Observing and celebrating holidays throughout the COVID-19 pandemic has not gotten easier or more commonplace, despite how many holidays have passed since March. Passover, Easter, Shavuot, Memorial Day, Independence Day, Tish’a B’Av, and Labor Day have each been observed during these difficult times.

While each passing holiday brings with it a desire to be with those we love, following traditions and rituals – perhaps none more so than Rosh Hashanah traditionally spent with family in Synagogue. We must celebrate the joy of the New Year in unique and resilient ways.

The story of the shofar blown in Auschwitz on Rosh Hashanah 1944 (on view now at the Museum) is an enduring symbol of resilience and faith. Defying imminent threat and serious repercussions, prisoners worked together to ensure a brief respite during the High Holy Holidays for prayer.

Facing the challenges of a pandemic, we may feel isolated as we must alter our traditions. Still we look to the resilience of those enduring far more difficult challenges for inspiration.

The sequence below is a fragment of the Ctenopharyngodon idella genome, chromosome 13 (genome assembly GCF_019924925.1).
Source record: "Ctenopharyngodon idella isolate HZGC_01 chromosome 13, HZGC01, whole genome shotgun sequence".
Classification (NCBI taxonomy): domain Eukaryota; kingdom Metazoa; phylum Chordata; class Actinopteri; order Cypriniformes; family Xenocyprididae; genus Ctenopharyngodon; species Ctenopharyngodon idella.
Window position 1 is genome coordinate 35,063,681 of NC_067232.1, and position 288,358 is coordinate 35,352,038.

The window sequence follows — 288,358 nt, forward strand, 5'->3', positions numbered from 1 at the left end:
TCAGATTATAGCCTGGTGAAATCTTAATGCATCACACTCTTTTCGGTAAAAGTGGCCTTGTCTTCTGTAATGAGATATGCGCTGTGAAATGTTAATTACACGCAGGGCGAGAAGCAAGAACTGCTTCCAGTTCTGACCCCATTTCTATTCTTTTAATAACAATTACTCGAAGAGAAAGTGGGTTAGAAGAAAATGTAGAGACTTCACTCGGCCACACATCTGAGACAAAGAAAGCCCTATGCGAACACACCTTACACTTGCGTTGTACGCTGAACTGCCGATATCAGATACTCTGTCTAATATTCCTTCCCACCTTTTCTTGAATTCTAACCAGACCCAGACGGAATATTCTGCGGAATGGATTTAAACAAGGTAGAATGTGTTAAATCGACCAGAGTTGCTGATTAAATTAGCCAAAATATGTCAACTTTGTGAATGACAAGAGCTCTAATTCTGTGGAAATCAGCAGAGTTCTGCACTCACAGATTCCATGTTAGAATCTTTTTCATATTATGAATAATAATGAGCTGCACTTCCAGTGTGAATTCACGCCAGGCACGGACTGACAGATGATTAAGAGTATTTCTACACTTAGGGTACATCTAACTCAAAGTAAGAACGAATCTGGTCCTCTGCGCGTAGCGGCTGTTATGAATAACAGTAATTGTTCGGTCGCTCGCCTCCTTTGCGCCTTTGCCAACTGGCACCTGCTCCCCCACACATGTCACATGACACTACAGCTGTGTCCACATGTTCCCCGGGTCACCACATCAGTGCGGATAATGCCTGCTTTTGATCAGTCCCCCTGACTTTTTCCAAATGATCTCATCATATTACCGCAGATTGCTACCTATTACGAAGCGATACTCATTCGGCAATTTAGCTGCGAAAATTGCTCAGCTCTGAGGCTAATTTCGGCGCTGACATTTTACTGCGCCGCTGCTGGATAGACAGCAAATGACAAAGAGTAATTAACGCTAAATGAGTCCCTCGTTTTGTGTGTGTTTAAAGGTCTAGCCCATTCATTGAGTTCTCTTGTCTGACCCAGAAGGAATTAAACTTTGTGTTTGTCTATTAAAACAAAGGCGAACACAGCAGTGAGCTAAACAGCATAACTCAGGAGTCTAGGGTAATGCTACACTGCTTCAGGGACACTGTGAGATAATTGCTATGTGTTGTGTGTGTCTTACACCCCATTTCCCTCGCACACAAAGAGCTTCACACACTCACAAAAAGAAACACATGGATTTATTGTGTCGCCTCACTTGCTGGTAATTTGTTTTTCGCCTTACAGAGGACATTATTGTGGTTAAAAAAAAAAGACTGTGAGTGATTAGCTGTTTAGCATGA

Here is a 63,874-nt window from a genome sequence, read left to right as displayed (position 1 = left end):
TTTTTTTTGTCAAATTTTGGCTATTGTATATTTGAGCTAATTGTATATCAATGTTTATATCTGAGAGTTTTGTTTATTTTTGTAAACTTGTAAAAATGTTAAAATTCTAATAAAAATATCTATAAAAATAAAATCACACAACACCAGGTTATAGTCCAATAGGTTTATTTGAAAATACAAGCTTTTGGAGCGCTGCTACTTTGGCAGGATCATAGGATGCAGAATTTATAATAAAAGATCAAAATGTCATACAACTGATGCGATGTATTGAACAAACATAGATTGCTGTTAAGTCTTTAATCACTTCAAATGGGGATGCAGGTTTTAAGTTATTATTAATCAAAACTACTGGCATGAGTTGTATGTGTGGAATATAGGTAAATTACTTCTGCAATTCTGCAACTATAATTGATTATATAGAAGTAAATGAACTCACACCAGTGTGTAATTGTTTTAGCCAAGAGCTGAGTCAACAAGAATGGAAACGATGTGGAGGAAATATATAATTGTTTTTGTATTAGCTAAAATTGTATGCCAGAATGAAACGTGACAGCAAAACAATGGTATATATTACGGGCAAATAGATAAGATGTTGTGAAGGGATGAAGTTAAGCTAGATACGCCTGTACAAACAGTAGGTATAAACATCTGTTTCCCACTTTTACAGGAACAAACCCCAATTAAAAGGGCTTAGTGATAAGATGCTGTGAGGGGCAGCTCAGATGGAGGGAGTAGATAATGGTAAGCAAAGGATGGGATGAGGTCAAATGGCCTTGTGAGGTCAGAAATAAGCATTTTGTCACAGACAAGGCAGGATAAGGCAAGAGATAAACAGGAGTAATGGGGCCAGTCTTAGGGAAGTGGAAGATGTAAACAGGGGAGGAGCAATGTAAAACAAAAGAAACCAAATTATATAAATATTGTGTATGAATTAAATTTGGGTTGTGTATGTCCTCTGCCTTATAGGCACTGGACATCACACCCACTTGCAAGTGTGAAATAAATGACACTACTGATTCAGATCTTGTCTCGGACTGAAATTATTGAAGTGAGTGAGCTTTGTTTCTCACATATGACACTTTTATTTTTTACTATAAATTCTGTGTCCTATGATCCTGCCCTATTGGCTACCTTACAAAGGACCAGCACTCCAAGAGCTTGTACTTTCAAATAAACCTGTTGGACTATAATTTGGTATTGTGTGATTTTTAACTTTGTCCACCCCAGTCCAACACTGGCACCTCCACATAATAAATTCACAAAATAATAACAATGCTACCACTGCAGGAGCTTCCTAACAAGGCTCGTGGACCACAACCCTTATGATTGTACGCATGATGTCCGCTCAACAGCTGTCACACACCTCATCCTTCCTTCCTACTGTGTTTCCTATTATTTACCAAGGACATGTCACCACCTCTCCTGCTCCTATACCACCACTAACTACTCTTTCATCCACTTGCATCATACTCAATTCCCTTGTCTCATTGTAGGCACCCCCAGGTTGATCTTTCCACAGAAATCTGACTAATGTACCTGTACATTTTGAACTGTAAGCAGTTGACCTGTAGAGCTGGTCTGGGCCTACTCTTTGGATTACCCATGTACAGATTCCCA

Read more about unique ways to observe the High Holy Holidays and about how the Museum and the family of Chaskel Tydor Z”L collaborated with NYC’s Central Synagogue to allow so many the mitzvah of hearing the shofar blown in Auschwitz during their Rosh Hashanah services.

The Board and the staff of the Museum of Jewish Heritage – A Living Memorial to the Holocaust wish you and your families l’shana tovah u’metukah and tizku l’shaneem rabot!

In honor of the holiday, please enjoy a selection of Rosh Hashanah cards from the Museum’s Collection.